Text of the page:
President Obama’s deportation relief program, Deferred Action for Childhood Arrivals (DACA), has been big news since he announced it during his 2012 re-election campaign. More recently, it’s garnered headlines because Obama used his executive authority to expand the program to include more young people and parents of permanent residents or U.S. citizens as well. Due to a partisan lawsuit, the changes are in limbo.
While the original DACA from 2012 remains intact, it’s only a temporary solution. All too often applicants haven’t considered a legal resolution that extends a permanent fix. That’s where an obscure program established with little fanfare in the 1990 immigration bill, Special Immigrant Juvenile Status (SIJS), can come in. SIJS has fewer requirements than DACA, and it may be easier to attain for people under 21. SIJS was streamlined in late 2008 and really took off in 2010. It opens up a path to citizenship, even for youth who entered the country with fake papers.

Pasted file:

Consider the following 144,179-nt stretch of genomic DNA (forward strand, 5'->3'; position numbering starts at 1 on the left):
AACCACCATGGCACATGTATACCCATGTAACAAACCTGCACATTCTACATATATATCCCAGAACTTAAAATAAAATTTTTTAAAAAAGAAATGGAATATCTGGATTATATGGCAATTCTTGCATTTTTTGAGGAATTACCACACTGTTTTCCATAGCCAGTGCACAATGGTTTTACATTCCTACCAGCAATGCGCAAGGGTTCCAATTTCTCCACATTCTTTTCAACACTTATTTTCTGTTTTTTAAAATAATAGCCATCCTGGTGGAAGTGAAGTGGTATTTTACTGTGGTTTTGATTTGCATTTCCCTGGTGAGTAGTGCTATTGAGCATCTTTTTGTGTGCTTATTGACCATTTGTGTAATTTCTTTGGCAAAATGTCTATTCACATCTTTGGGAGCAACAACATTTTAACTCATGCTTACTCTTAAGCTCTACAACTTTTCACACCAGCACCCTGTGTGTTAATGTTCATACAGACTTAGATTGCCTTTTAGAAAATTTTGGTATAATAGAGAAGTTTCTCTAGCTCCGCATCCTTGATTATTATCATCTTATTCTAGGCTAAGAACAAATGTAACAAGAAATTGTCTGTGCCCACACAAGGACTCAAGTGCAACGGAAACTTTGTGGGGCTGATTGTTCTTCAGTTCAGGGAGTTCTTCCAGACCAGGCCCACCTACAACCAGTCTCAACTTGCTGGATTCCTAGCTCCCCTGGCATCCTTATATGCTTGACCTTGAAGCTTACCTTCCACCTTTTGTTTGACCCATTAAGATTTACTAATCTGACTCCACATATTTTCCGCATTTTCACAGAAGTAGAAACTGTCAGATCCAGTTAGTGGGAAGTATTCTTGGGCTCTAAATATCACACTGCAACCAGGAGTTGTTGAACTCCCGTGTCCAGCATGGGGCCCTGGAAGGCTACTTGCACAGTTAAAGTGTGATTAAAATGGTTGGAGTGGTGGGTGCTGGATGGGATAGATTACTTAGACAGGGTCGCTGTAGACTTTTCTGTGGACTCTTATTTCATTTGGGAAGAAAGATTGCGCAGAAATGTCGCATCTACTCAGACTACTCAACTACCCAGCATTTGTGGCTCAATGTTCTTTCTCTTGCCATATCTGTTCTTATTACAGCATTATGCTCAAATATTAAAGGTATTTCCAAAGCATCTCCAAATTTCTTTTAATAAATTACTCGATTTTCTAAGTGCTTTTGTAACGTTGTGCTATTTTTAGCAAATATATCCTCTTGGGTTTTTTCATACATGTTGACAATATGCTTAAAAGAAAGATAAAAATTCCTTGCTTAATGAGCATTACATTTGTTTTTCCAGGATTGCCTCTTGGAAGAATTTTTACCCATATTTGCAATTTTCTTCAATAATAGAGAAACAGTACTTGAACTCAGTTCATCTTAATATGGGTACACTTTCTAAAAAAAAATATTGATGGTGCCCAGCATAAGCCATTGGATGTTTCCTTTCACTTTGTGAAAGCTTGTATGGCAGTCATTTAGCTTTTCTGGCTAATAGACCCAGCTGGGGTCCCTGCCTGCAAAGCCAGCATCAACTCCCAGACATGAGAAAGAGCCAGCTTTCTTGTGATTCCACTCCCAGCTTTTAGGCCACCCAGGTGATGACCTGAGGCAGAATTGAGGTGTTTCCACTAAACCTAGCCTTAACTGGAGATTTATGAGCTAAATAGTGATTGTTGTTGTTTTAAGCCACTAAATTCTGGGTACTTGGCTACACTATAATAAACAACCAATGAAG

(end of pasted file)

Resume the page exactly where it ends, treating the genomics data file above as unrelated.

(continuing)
Based on data from United States Immigration and Customs Services obtained by Colorlines, the number of SIJS petitions has grown tremendously–nearly tripling in just four years. Part of that is due to younger refugees seeking safety in the United States. Plus young people who aren’t necessarily new arrivals are realizing that SIJS works for them even when DACA won’t. While we wait for the outcome of the lawsuit, here’s some background on SIJS: